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[28] Department U. C. V., who was instrumental in having General Garnett's sword returned to the General's nearest kin, sends the following article to The Sun:

Pickett's division at Gettysburg consisted of the brigades of Armistead, Garnett and Kemper, numbering fewer than 5,000 rifles. The brigades of Corse and Jenkins were detached to protect exposed points in Virginia. Garnett's brigade consisted of five skeleton regiments, viz: from right to left, the Eighth, Eighteenth, Nineteenth, Twenty-eighth and Fifty-sixth Virginia Regiments. In Pickett's charge Garnett's and Kemper's brigades were aligned, with Armistead's brigade in the rear of Garnett's—enchelon—until nearing the enemy's line, when Armistead obliqued to the left and aligned on Garnett, so that the division was aligned when they carried the enemy's line and were repulsed, frightfully decimated, because not supported, and reinforcements having also reached the enemy.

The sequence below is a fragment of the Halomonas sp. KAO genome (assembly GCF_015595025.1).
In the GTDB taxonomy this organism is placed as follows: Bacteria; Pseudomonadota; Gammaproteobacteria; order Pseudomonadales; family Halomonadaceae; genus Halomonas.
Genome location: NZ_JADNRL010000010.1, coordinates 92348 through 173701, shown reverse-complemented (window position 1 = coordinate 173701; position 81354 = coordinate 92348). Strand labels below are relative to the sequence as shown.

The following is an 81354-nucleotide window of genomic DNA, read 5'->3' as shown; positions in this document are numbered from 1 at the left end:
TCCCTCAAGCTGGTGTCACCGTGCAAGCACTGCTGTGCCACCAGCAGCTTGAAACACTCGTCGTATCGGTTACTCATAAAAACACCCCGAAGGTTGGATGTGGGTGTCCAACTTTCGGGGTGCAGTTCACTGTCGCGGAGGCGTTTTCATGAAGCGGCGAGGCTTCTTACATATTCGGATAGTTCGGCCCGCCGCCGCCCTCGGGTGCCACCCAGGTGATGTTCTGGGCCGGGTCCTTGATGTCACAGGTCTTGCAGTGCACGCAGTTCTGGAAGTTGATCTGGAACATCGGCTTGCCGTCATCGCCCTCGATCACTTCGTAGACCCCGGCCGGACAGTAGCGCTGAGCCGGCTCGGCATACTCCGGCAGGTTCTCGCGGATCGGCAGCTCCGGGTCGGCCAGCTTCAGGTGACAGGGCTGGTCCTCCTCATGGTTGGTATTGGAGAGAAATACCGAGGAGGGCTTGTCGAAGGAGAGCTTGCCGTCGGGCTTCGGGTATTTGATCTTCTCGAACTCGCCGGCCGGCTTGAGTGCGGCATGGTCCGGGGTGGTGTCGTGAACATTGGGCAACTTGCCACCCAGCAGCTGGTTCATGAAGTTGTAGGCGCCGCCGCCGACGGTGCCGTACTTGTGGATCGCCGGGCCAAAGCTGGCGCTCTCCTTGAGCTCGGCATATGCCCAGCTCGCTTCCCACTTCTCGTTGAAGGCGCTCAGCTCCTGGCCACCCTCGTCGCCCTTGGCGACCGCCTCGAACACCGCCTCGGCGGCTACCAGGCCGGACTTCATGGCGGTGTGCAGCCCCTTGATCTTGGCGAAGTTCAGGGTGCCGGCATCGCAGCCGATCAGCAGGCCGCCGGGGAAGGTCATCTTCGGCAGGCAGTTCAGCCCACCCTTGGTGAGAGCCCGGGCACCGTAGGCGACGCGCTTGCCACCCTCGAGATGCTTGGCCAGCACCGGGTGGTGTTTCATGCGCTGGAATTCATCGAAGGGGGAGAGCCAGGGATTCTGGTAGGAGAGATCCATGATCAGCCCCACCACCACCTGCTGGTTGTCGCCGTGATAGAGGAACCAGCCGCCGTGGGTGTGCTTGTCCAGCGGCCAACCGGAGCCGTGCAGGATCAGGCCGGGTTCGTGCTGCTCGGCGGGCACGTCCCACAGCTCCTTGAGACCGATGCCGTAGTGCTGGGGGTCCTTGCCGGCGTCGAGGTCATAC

The following correct story is told by Mr. James W. Clay, private in Company G, Capt. Archer Campbell, Eighteenth Virginia Infantry, of how Brig. General, Richard B. Garnett met his death at Gettysburg, on the afternoon of July 3, 1863.

General Garnett was killed while leading his brigade in Pickett's charge across the field and up the slope between the two contending battle lines. Immediately after the great artilery duel, during which many of the enemy's guns were silenced, orders came for the general advance of Pickett's division, but it was not until we had covered nearly the entire distance between the two lines that the General received his death wound.

I was struck down (hit in the forehead by a fragment of shell) about 100 yards from the clump of trees near the farthest point reached by our brigade (reduced to a mere handful), now indicated by a bronze tablet; also the place is marked where General Garnett was killed. Semi-conscious, my blood almost blinding me, I stumbled and fell among some rocks, severely injuring my knee and preventing further locomotion. The last I saw of General Garnett he was astride his big black charger in the forefront of the charge and near the stone wall, just beyond which is marked the farthest point reached by the Southern troops. The few that were left of our brigade advanced to this point.

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Richard B. Garnett (10)
George E. Pickett (4)
Lewis A. Armistead (3)
Kemper (2)
D. T. Jenkins (1)
M. D. Corse (1)
James W. Clay (1)
Archer Campbell (1)
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July 3rd, 1863 AD (1)
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